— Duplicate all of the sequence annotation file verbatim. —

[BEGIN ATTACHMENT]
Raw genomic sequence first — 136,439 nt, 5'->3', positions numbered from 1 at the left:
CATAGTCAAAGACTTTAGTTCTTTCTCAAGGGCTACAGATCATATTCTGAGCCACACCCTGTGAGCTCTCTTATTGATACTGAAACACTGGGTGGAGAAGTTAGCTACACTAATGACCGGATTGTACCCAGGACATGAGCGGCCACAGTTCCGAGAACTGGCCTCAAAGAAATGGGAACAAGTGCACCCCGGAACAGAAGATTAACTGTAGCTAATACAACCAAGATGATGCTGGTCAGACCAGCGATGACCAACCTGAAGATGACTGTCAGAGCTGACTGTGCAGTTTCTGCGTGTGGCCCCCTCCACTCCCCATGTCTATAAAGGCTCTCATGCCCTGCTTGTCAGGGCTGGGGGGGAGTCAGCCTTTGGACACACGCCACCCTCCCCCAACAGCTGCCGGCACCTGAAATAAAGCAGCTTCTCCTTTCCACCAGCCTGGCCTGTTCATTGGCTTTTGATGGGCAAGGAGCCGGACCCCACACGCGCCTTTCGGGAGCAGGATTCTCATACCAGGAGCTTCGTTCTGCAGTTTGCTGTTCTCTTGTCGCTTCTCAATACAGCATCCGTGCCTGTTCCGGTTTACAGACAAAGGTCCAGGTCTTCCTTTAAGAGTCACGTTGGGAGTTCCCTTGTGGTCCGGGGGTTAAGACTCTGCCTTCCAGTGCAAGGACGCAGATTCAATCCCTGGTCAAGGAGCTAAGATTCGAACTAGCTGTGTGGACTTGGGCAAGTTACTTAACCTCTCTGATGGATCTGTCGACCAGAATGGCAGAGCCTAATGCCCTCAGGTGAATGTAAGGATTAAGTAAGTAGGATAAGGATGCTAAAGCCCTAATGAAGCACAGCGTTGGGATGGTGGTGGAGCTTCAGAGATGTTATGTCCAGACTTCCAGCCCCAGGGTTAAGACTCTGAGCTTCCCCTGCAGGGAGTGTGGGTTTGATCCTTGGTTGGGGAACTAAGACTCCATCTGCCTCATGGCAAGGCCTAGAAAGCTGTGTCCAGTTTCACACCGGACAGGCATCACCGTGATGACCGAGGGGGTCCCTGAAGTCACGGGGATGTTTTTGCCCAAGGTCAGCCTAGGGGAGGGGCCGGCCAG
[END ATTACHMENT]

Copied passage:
Raw genomic sequence first — 136,439 nt, 5'->3', positions numbered from 1 at the left:
CATAGTCAAAGACTTTAGTTCTTTCTCAAGGGCTACAGATCATATTCTGAGCCACACCCTGTGAGCTCTCTTATTGATACTGAAACACTGGGTGGAGAAGTTAGCTACACTAATGACCGGATTGTACCCAGGACATGAGCGGCCACAGTTCCGAGAACTGGCCTCAAAGAAATGGGAACAAGTGCACCCCGGAACAGAAGATTAACTGTAGCTAATACAACCAAGATGATGCTGGTCAGACCAGCGATGACCAACCTGAAGATGACTGTCAGAGCTGACTGTGCAGTTTCTGCGTGTGGCCCCCTCCACTCCCCATGTCTATAAAGGCTCTCATGCCCTGCTTGTCAGGGCTGGGGGGGAGTCAGCCTTTGGACACACGCCACCCTCCCCCAACAGCTGCCGGCACCTGAAATAAAGCAGCTTCTCCTTTCCACCAGCCTGGCCTGTTCATTGGCTTTTGATGGGCAAGGAGCCGGACCCCACACGCGCCTTTCGGGAGCAGGATTCTCATACCAGGAGCTTCGTTCTGCAGTTTGCTGTTCTCTTGTCGCTTCTCAATACAGCATCCGTGCCTGTTCCGGTTTACAGACAAAGGTCCAGGTCTTCCTTTAAGAGTCACGTTGGGAGTTCCCTTGTGGTCCGGGGGTTAAGACTCTGCCTTCCAGTGCAAGGACGCAGATTCAATCCCTGGTCAAGGAGCTAAGATTCGAACTAGCTGTGTGGACTTGGGCAAGTTACTTAACCTCTCTGATGGATCTGTCGACCAGAATGGCAGAGCCTAATGCCCTCAGGTGAATGTAAGGATTAAGTAAGTAGGATAAGGATGCTAAAGCCCTAATGAAGCACAGCGTTGGGATGGTGGTGGAGCTTCAGAGATGTTATGTCCAGACTTCCAGCCCCAGGGTTAAGACTCTGAGCTTCCCCTGCAGGGAGTGTGGGTTTGATCCTTGGTTGGGGAACTAAGACTCCATCTGCCTCATGGCAAGGCCTAGAAAGCTGTGTCCAGTTTCACACCGGACAGGCATCACCGTGATGACCGAGGGGGTCCCTGAAGTCACGGGGATGTTTTTGCCCAAGGTCAGCCTAGGGGAGGGGCCGGCCAG